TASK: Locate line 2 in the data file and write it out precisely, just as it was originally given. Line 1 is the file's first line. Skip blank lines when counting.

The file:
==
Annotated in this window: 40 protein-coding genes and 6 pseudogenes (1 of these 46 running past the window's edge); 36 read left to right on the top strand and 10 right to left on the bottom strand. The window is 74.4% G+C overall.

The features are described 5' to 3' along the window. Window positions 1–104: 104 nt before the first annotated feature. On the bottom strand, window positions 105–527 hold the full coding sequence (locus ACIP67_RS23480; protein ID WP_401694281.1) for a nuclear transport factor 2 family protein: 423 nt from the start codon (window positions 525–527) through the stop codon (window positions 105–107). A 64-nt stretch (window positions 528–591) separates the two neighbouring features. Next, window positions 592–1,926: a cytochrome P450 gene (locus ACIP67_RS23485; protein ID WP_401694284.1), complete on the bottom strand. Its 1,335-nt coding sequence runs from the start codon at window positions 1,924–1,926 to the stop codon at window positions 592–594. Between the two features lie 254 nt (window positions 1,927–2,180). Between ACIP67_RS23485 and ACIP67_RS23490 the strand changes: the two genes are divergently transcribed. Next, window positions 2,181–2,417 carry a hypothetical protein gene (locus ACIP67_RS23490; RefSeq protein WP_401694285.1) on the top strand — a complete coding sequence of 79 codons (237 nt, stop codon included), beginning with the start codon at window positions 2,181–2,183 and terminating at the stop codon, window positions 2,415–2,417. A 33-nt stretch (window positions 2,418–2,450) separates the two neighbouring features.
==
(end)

The features are described 5' to 3' along the window. Window positions 1–104: 104 nt before the first annotated feature. On the bottom strand, window positions 105–527 hold the full coding sequence (locus ACIP67_RS23480; protein ID WP_401694281.1) for a nuclear transport factor 2 family protein: 423 nt from the start codon (window positions 525–527) through the stop codon (window positions 105–107). A 64-nt stretch (window positions 528–591) separates the two neighbouring features. Next, window positions 592–1,926: a cytochrome P450 gene (locus ACIP67_RS23485; protein ID WP_401694284.1), complete on the bottom strand. Its 1,335-nt coding sequence runs from the start codon at window positions 1,924–1,926 to the stop codon at window positions 592–594. Between the two features lie 254 nt (window positions 1,927–2,180). Between ACIP67_RS23485 and ACIP67_RS23490 the strand changes: the two genes are divergently transcribed. Next, window positions 2,181–2,417 carry a hypothetical protein gene (locus ACIP67_RS23490; RefSeq protein WP_401694285.1) on the top strand — a complete coding sequence of 79 codons (237 nt, stop codon included), beginning with the start codon at window positions 2,181–2,183 and terminating at the stop codon, window positions 2,415–2,417. A 33-nt stretch (window positions 2,418–2,450) separates the two neighbouring features.